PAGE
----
Anyhow, my directions were to go to the clinic twice a day to change the bandage, and I had to take antibiotics for 5 days. After the antibiotics were over, the doctor was going to put on a special 3-day patch to help the skin regrow. Within 2-3 days the pain went away. The only kink in the recovery process was that the patch was delayed by a few days because of something in the wound. I still haven’t figured out what the problem was. Finally, the patch was put on, and I was told that I absolutely could not get it wet. With the bandages, I didn’t worry because after I showered, I went straight to the clinic. Now all of a sudden, I had to rethink showering. I wasn’t about to go 3 days without bathing. That wouldn’t be good for anyone. So showering was a “fun” and ridiculous chore.
The patch was taken off only to show that the wound had closed just a little. So they put on another one, which was a surprise. Yay, more time of awkward showering! Yay more time that I couldn’t go out in the rain! (I got trapped a few times at dinner and at the office in the afternoons.) After the second patch, the wound was mostly closed, so I only went back to have regular bandages put on. Finally, after a little over 2 weeks, the wound on my foot closed. It took another week or so for the scab to go away.
Why tell you all of that? Well, because I don’t know how to tell stories without making them incredibly long. But from playing fútbol barefoot, I encountered many consequences and have learned a lot. For one thing – Moms are always right. We should play with real shoes on. Another is that we humans are rather delicate, at least it seems that way to me. One tiny, quarter-sized scrape on my foot made me miserable. I couldn’t walk or move my foot without being in pain. When it was raining and I had to be outside, I often wore a black trash bag around my foot because I couldn’t wear my tennis shoes (oh the irony, right?), which was a humongous source of embarrassment and laughter. I was worried for some time about the serious health consequences from an infection. I kept thinking about that girl in the news that had the flesh-eating…thing. I was also worried about what might happen that might prevent me from staying here in El Salvador. The foot story is incredibly long for a reason. Sometimes when we want simple fixes for seemingly insignificant problems, we get much more than we bargain for.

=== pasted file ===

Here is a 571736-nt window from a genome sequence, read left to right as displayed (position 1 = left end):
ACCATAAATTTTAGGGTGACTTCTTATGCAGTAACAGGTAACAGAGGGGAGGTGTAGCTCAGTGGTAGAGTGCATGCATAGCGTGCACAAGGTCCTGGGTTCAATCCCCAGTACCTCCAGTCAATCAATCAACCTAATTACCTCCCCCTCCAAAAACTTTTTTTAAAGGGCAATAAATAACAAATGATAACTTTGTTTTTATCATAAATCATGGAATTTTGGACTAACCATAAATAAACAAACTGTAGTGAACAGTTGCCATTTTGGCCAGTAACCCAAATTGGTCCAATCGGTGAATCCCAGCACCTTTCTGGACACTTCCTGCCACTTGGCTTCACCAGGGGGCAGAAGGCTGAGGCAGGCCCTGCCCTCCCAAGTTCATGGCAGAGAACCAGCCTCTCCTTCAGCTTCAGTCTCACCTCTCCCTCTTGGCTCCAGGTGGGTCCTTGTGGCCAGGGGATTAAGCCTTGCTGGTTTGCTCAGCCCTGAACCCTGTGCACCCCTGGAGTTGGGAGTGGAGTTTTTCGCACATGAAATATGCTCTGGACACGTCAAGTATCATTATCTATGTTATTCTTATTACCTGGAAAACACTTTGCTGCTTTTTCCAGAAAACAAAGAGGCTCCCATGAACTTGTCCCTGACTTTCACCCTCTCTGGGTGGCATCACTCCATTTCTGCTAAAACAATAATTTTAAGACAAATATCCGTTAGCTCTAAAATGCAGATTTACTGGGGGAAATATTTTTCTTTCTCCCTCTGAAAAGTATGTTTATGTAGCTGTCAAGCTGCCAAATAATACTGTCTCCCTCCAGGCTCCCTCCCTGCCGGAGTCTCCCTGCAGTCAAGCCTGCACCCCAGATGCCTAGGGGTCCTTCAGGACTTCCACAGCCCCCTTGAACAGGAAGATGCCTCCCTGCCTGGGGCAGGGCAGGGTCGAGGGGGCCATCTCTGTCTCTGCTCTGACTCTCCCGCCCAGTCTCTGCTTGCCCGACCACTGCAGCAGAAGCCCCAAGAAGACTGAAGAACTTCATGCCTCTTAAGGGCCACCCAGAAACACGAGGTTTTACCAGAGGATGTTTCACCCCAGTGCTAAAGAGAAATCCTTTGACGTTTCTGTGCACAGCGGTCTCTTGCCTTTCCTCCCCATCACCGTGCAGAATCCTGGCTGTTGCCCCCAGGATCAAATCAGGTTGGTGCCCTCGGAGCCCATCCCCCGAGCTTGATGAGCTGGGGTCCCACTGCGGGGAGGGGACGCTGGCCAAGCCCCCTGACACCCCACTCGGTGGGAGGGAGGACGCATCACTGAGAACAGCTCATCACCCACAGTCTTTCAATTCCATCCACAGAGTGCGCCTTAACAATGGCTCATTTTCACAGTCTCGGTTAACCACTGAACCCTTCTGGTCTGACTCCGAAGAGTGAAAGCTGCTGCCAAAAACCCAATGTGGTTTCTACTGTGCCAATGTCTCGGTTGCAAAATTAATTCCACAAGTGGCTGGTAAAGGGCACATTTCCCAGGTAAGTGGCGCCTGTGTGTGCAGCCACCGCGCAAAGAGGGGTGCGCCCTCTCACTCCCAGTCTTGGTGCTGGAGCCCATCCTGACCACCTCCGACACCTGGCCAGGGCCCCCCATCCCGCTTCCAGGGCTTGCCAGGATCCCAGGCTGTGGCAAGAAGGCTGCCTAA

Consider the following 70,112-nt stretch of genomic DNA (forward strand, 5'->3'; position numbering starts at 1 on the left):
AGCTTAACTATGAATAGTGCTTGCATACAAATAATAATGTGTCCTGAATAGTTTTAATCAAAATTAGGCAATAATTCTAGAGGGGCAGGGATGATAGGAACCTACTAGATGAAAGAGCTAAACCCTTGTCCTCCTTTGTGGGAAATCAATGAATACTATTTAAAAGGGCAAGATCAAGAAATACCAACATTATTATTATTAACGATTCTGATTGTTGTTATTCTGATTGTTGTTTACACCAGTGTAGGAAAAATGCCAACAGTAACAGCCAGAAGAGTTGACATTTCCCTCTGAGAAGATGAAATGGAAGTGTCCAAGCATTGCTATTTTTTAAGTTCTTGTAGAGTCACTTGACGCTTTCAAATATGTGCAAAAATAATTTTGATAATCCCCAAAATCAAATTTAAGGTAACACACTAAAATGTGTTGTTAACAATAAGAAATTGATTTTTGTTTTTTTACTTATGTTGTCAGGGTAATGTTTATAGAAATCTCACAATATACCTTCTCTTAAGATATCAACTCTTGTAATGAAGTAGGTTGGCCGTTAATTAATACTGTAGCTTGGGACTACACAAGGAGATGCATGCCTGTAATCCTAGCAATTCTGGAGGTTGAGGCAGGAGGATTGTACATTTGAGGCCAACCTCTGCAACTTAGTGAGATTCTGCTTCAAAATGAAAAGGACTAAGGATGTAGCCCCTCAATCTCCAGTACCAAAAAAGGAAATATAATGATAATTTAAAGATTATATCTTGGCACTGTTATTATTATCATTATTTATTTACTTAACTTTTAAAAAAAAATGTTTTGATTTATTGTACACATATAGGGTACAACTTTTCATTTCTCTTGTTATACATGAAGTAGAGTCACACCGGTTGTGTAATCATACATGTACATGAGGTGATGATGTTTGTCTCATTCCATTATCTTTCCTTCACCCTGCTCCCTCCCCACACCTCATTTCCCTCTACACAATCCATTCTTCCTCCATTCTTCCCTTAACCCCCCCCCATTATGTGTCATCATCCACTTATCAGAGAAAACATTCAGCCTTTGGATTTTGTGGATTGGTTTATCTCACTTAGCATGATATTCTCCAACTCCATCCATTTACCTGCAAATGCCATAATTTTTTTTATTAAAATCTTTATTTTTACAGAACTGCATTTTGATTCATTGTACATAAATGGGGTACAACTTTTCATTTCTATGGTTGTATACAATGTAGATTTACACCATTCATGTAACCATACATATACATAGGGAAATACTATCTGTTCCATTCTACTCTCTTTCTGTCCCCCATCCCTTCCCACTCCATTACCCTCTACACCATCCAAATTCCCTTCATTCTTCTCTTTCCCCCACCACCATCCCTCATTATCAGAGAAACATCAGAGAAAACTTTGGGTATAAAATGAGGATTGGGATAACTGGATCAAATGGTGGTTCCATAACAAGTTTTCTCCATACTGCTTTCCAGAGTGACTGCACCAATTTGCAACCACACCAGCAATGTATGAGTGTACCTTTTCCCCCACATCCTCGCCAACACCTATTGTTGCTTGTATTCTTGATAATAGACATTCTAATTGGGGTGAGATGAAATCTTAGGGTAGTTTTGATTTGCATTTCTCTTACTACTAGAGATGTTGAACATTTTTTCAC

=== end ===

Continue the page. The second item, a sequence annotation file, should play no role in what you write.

Almost 4 weeks after the infamous injury…
The second story is short. The moral of it is: if you suspect that something is lurking in a dark space – like a hole – where you can’t see well or see at all, don’t put your hand in it. For me, things had seemed awry for a few days preceding my incident, so I doubly should’ve known better.
I noticed that a hole had formed between two stacks of clothes in my closet. Against better judgment, I put my hand in the hole and felt something weird. I started pulling out all of my clothes, trying to find that “thing.” I pulled out a pile of shorts and saw something scurry. Turns out it was scorpion! I finally shook it out of the shorts and killed it. In the end, those 20 minutes were some of the most terrifying I’ve ever had in my life. So listen here kids, don’t put your hand in dark places.
I could very well have put on a pair of shorts THAT HAD A SCORPION CRAWLING AROUND. Think about that the next time you put on any article of clothing. You never know what may be lurking in your shorts, so you might wanna check them before you put them on…